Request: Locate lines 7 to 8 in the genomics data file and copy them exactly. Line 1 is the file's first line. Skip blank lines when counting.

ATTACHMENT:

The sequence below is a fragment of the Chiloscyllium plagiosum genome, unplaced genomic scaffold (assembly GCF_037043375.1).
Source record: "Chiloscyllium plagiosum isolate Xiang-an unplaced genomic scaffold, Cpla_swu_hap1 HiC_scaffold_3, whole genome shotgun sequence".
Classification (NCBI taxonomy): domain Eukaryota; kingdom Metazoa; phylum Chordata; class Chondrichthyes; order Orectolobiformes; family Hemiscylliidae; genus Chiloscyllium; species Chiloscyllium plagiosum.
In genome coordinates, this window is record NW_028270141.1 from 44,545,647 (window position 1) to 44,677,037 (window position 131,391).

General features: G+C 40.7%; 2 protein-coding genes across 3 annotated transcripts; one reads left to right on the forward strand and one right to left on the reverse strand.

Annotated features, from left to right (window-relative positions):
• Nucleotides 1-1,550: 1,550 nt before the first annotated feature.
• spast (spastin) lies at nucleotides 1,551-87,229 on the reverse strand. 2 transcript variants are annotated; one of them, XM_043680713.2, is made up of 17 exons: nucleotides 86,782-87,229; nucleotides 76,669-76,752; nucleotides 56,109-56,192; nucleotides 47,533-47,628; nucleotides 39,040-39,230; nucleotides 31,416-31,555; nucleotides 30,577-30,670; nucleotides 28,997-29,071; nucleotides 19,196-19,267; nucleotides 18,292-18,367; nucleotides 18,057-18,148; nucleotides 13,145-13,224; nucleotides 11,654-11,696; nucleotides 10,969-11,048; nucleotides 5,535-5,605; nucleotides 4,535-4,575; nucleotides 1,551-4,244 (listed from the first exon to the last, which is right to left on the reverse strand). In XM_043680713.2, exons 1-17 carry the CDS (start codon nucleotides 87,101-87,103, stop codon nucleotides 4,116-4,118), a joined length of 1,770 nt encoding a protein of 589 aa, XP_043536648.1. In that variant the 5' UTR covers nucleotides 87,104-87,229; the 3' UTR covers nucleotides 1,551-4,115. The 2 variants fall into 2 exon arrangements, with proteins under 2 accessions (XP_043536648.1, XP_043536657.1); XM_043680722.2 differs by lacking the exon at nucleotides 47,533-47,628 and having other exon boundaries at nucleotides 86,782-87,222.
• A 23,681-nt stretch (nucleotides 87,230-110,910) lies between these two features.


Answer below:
• Nucleotides 1-1,550: 1,550 nt before the first annotated feature.
• spast (spastin) lies at nucleotides 1,551-87,229 on the reverse strand. 2 transcript variants are annotated; one of them, XM_043680713.2, is made up of 17 exons: nucleotides 86,782-87,229; nucleotides 76,669-76,752; nucleotides 56,109-56,192; nucleotides 47,533-47,628; nucleotides 39,040-39,230; nucleotides 31,416-31,555; nucleotides 30,577-30,670; nucleotides 28,997-29,071; nucleotides 19,196-19,267; nucleotides 18,292-18,367; nucleotides 18,057-18,148; nucleotides 13,145-13,224; nucleotides 11,654-11,696; nucleotides 10,969-11,048; nucleotides 5,535-5,605; nucleotides 4,535-4,575; nucleotides 1,551-4,244 (listed from the first exon to the last, which is right to left on the reverse strand). In XM_043680713.2, exons 1-17 carry the CDS (start codon nucleotides 87,101-87,103, stop codon nucleotides 4,116-4,118), a joined length of 1,770 nt encoding a protein of 589 aa, XP_043536648.1. In that variant the 5' UTR covers nucleotides 87,104-87,229; the 3' UTR covers nucleotides 1,551-4,115. The 2 variants fall into 2 exon arrangements, with proteins under 2 accessions (XP_043536648.1, XP_043536657.1); XM_043680722.2 differs by lacking the exon at nucleotides 47,533-47,628 and having other exon boundaries at nucleotides 86,782-87,222.